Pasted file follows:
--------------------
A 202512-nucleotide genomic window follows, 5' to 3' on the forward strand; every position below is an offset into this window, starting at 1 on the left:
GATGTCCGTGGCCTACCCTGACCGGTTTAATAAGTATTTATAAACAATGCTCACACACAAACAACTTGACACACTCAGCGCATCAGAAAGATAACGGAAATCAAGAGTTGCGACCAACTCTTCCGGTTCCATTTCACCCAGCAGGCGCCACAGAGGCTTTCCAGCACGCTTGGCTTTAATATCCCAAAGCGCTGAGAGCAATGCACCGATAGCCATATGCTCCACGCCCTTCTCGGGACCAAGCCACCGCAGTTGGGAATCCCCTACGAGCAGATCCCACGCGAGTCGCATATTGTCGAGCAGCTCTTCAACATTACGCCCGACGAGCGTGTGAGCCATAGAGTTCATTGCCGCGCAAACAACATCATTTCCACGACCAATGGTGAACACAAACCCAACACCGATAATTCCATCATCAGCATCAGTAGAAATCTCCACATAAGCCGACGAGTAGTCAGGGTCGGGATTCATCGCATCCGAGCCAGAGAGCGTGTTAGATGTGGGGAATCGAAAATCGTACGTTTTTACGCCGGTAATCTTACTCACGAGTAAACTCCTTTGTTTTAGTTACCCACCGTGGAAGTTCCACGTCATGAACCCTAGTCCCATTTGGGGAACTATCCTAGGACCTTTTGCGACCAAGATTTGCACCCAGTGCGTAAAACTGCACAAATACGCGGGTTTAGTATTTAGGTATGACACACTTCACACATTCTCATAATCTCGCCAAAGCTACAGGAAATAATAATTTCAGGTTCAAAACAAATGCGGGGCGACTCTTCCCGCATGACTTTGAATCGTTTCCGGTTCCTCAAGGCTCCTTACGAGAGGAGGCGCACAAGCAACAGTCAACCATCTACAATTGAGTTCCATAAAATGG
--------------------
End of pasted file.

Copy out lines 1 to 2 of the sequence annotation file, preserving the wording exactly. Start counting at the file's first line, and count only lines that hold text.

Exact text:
A 202512-nucleotide genomic window follows, 5' to 3' on the forward strand; every position below is an offset into this window, starting at 1 on the left:
GATGTCCGTGGCCTACCCTGACCGGTTTAATAAGTATTTATAAACAATGCTCACACACAAACAACTTGACACACTCAGCGCATCAGAAAGATAACGGAAATCAAGAGTTGCGACCAACTCTTCCGGTTCCATTTCACCCAGCAGGCGCCACAGAGGCTTTCCAGCACGCTTGGCTTTAATATCCCAAAGCGCTGAGAGCAATGCACCGATAGCCATATGCTCCACGCCCTTCTCGGGACCAAGCCACCGCAGTTGGGAATCCCCTACGAGCAGATCCCACGCGAGTCGCATATTGTCGAGCAGCTCTTCAACATTACGCCCGACGAGCGTGTGAGCCATAGAGTTCATTGCCGCGCAAACAACATCATTTCCACGACCAATGGTGAACACAAACCCAACACCGATAATTCCATCATCAGCATCAGTAGAAATCTCCACATAAGCCGACGAGTAGTCAGGGTCGGGATTCATCGCATCCGAGCCAGAGAGCGTGTTAGATGTGGGGAATCGAAAATCGTACGTTTTTACGCCGGTAATCTTACTCACGAGTAAACTCCTTTGTTTTAGTTACCCACCGTGGAAGTTCCACGTCATGAACCCTAGTCCCATTTGGGGAACTATCCTAGGACCTTTTGCGACCAAGATTTGCACCCAGTGCGTAAAACTGCACAAATACGCGGGTTTAGTATTTAGGTATGACACACTTCACACATTCTCATAATCTCGCCAAAGCTACAGGAAATAATAATTTCAGGTTCAAAACAAATGCGGGGCGACTCTTCCCGCATGACTTTGAATCGTTTCCGGTTCCTCAAGGCTCCTTACGAGAGGAGGCGCACAAGCAACAGTCAACCATCTACAATTGAGTTCCATAAAATGG